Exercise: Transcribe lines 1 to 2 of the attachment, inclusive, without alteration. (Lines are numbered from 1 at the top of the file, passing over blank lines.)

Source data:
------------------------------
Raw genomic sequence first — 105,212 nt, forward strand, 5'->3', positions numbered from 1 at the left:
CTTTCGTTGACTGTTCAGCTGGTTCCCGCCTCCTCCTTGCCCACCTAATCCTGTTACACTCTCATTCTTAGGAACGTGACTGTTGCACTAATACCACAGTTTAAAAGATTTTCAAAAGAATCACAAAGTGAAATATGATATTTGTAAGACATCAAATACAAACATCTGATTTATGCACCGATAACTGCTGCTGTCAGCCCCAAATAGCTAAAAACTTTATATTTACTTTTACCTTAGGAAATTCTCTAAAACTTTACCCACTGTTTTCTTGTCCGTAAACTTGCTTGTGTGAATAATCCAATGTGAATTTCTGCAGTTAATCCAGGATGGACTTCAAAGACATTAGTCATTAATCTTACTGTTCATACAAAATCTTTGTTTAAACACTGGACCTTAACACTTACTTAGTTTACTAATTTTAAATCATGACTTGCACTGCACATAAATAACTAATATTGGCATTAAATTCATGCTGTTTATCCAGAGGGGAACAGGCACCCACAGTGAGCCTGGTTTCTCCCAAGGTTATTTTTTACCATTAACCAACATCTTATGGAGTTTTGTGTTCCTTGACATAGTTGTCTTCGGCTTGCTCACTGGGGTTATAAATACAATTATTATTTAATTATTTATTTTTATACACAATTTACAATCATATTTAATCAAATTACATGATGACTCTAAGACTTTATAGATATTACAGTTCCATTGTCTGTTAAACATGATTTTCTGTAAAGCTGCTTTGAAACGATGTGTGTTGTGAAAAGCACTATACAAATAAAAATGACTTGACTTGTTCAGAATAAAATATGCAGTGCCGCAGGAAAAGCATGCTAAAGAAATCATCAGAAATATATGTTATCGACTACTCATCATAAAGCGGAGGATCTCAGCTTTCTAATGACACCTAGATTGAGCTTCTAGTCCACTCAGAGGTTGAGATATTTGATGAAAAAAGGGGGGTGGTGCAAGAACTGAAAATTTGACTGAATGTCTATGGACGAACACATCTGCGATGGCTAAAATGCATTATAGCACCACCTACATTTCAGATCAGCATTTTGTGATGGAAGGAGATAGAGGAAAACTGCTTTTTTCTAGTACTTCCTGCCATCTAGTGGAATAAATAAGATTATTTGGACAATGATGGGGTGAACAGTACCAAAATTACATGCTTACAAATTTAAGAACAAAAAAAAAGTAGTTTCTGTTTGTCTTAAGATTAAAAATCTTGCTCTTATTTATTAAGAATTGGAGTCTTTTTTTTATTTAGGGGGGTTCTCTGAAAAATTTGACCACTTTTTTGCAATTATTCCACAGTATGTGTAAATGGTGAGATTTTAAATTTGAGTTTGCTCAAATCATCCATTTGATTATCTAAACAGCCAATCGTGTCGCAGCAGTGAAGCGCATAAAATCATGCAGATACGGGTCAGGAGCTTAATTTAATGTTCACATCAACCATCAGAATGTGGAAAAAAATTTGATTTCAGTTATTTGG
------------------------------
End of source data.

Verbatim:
Raw genomic sequence first — 105,212 nt, forward strand, 5'->3', positions numbered from 1 at the left:
CTTTCGTTGACTGTTCAGCTGGTTCCCGCCTCCTCCTTGCCCACCTAATCCTGTTACACTCTCATTCTTAGGAACGTGACTGTTGCACTAATACCACAGTTTAAAAGATTTTCAAAAGAATCACAAAGTGAAATATGATATTTGTAAGACATCAAATACAAACATCTGATTTATGCACCGATAACTGCTGCTGTCAGCCCCAAATAGCTAAAAACTTTATATTTACTTTTACCTTAGGAAATTCTCTAAAACTTTACCCACTGTTTTCTTGTCCGTAAACTTGCTTGTGTGAATAATCCAATGTGAATTTCTGCAGTTAATCCAGGATGGACTTCAAAGACATTAGTCATTAATCTTACTGTTCATACAAAATCTTTGTTTAAACACTGGACCTTAACACTTACTTAGTTTACTAATTTTAAATCATGACTTGCACTGCACATAAATAACTAATATTGGCATTAAATTCATGCTGTTTATCCAGAGGGGAACAGGCACCCACAGTGAGCCTGGTTTCTCCCAAGGTTATTTTTTACCATTAACCAACATCTTATGGAGTTTTGTGTTCCTTGACATAGTTGTCTTCGGCTTGCTCACTGGGGTTATAAATACAATTATTATTTAATTATTTATTTTTATACACAATTTACAATCATATTTAATCAAATTACATGATGACTCTAAGACTTTATAGATATTACAGTTCCATTGTCTGTTAAACATGATTTTCTGTAAAGCTGCTTTGAAACGATGTGTGTTGTGAAAAGCACTATACAAATAAAAATGACTTGACTTGTTCAGAATAAAATATGCAGTGCCGCAGGAAAAGCATGCTAAAGAAATCATCAGAAATATATGTTATCGACTACTCATCATAAAGCGGAGGATCTCAGCTTTCTAATGACACCTAGATTGAGCTTCTAGTCCACTCAGAGGTTGAGATATTTGATGAAAAAAGGGGGGTGGTGCAAGAACTGAAAATTTGACTGAATGTCTATGGACGAACACATCTGCGATGGCTAAAATGCATTATAGCACCACCTACATTTCAGATCAGCATTTTGTGATGGAAGGAGATAGAGGAAAACTGCTTTTTTCTAGTACTTCCTGCCATCTAGTGGAATAAATAAGATTATTTGGACAATGATGGGGTGAACAGTACCAAAATTACATGCTTACAAATTTAAGAACAAAAAAAAAGTAGTTTCTGTTTGTCTTAAGATTAAAAATCTTGCTCTTATTTATTAAGAATTGGAGTCTTTTTTTTATTTAGGGGGGTTCTCTGAAAAATTTGACCACTTTTTTGCAATTATTCCACAGTATGTGTAAATGGTGAGATTTTAAATTTGAGTTTGCTCAAATCATCCATTTGATTATCTAAACAGCCAATCGTGTCGCAGCAGTGAAGCGCATAAAATCATGCAGATACGGGTCAGGAGCTTAATTTAATGTTCACATCAACCATCAGAATGTGGAAAAAAATTTGATTTCAGTTATTTGG